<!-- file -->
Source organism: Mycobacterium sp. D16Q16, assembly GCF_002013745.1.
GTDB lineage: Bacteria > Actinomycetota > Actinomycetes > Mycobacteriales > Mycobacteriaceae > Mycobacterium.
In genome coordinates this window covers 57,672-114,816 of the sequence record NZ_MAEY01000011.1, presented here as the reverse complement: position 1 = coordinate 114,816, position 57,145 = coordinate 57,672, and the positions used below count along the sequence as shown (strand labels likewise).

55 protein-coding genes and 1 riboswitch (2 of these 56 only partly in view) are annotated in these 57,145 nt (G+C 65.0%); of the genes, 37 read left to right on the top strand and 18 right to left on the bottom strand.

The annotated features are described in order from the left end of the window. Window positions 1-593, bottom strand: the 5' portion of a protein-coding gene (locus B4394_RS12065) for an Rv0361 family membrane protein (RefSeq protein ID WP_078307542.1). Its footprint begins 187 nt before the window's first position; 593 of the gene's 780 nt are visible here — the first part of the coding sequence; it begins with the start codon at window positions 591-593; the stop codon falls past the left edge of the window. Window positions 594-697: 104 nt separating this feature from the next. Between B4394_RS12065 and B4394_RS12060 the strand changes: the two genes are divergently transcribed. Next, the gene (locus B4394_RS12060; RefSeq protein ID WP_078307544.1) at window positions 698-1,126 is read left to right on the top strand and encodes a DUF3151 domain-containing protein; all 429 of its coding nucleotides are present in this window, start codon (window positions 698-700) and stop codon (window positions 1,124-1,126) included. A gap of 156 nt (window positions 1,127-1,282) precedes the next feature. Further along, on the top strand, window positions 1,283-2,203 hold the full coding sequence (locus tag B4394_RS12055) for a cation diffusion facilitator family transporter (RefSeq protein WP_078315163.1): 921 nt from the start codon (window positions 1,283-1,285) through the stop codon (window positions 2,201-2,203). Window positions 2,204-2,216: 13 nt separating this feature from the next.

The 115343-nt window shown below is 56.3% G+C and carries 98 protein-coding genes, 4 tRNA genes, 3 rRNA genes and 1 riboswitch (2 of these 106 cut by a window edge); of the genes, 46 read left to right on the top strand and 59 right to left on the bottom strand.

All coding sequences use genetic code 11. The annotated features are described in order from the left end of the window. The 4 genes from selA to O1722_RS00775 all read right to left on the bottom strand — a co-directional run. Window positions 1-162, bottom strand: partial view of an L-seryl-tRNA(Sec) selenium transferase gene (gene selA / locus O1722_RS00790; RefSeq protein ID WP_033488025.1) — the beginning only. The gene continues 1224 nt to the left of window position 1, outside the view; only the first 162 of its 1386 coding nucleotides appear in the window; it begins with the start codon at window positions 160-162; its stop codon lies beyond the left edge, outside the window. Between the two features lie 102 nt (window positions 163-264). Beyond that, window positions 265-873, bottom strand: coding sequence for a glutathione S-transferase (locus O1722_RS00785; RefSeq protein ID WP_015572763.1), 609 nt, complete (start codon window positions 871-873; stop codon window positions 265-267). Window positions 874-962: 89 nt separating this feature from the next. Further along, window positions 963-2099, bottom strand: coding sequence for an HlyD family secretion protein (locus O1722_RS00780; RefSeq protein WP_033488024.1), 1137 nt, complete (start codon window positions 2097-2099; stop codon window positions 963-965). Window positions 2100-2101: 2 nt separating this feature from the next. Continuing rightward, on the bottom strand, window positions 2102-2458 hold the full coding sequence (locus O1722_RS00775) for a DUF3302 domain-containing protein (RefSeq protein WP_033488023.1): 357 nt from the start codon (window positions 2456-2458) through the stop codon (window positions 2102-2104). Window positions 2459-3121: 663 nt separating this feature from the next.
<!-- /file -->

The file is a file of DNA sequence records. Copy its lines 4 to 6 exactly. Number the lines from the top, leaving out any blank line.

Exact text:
55 protein-coding genes and 1 riboswitch (2 of these 56 only partly in view) are annotated in these 57,145 nt (G+C 65.0%); of the genes, 37 read left to right on the top strand and 18 right to left on the bottom strand.

The annotated features are described in order from the left end of the window. Window positions 1-593, bottom strand: the 5' portion of a protein-coding gene (locus B4394_RS12065) for an Rv0361 family membrane protein (RefSeq protein ID WP_078307542.1). Its footprint begins 187 nt before the window's first position; 593 of the gene's 780 nt are visible here — the first part of the coding sequence; it begins with the start codon at window positions 591-593; the stop codon falls past the left edge of the window. Window positions 594-697: 104 nt separating this feature from the next. Between B4394_RS12065 and B4394_RS12060 the strand changes: the two genes are divergently transcribed. Next, the gene (locus B4394_RS12060; RefSeq protein ID WP_078307544.1) at window positions 698-1,126 is read left to right on the top strand and encodes a DUF3151 domain-containing protein; all 429 of its coding nucleotides are present in this window, start codon (window positions 698-700) and stop codon (window positions 1,124-1,126) included. A gap of 156 nt (window positions 1,127-1,282) precedes the next feature. Further along, on the top strand, window positions 1,283-2,203 hold the full coding sequence (locus tag B4394_RS12055) for a cation diffusion facilitator family transporter (RefSeq protein WP_078315163.1): 921 nt from the start codon (window positions 1,283-1,285) through the stop codon (window positions 2,201-2,203). Window positions 2,204-2,216: 13 nt separating this feature from the next.

The 115343-nt window shown below is 56.3% G+C and carries 98 protein-coding genes, 4 tRNA genes, 3 rRNA genes and 1 riboswitch (2 of these 106 cut by a window edge); of the genes, 46 read left to right on the top strand and 59 right to left on the bottom strand.